A picture summary of the employment problem.
Well-paid, productive work is the most basic of human needs. Yet it’s denied to millions of people in rich and poor countries alike. Incomes of the poor majority in the Third World stagnate. Western nations, faced with global recession and job-displacing new technology, have abandoned all hope of full employment. We investigate this looming job crisis.
Every month, we put up a selection of articles from the magazine. To enjoy the complete magazine, subscribe and receive three free issues and a world map. Or buy a digital subscription which gives you unlimited access to all magazines since 2007 and for a year after purchase on your computer or mobile device, in their original full-colour design.
Diana Roose looks at the working lives of women in Southeast Asia’s electronics industry.
Wayne Ellwood reports on the global battle for well-paid work.
Glen Williams on the work of Indonesia’s rural poor.
The struggle of Guyana’s sugar workers. By Mike Jones.
Richard Kaziz surveys some encouraging and innovative attempts to organize low-paid and unemployed workers in the U.S.
What trade unions offer. Joe Holland looks at the Philippines and Richard Kaziz at attempts to organize America’s working poor.
Trade unions: rebuild, renew, resist
For Facebook, Amazon and Google, we have traded our privacy for something we find useful and put on hold our support for ethical shopping in exchange for the ease of low (or no) price and almost-instant gratification. This month's magazine looks at just how far down the line we are and asks how deeply exploitative and anti-democratic is this new ‘surveillance capitalism’ under which we now live. This month’s contributors include security expert Bruce Schneier, psychologist Robert Epstein and engineer and software activist Prabir Purkayastha.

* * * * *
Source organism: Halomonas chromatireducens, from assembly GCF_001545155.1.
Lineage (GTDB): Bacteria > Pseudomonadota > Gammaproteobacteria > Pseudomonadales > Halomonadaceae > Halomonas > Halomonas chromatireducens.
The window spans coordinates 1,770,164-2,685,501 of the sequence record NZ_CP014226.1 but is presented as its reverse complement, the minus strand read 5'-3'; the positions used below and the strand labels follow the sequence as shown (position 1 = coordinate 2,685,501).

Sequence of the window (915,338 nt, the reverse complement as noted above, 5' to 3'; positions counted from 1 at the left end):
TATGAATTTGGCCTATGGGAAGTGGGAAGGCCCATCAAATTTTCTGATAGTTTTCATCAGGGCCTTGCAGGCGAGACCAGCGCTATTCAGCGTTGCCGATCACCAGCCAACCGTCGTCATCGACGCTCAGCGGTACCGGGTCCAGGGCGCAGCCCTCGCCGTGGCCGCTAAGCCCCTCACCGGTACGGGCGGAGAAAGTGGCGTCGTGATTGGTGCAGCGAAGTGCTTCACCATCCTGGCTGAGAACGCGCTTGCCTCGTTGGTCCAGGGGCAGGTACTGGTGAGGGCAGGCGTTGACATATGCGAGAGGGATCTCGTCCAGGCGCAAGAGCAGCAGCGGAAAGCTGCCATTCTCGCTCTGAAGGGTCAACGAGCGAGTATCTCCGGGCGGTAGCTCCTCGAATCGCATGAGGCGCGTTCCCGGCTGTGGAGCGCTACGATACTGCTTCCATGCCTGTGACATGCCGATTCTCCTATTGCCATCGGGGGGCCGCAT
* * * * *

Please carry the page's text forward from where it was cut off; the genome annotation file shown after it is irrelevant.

In a nutshell: the countries most recently featured in the New Internationalist magazine.
Sharp insights from an array of guest writers.
Personal stories from our own correspondents.
Interviews with inspirational people.
Reviews of the latest books, films and music.
Seeing the world through a Southern lens.
A regular column from some of the best writers of the South.
Taking aim at the rich and powerful.
If you would like to know something about what's actually going on, rather than what people would like you to think was going on, then read the New Internationalist.
– Emma Thompson –
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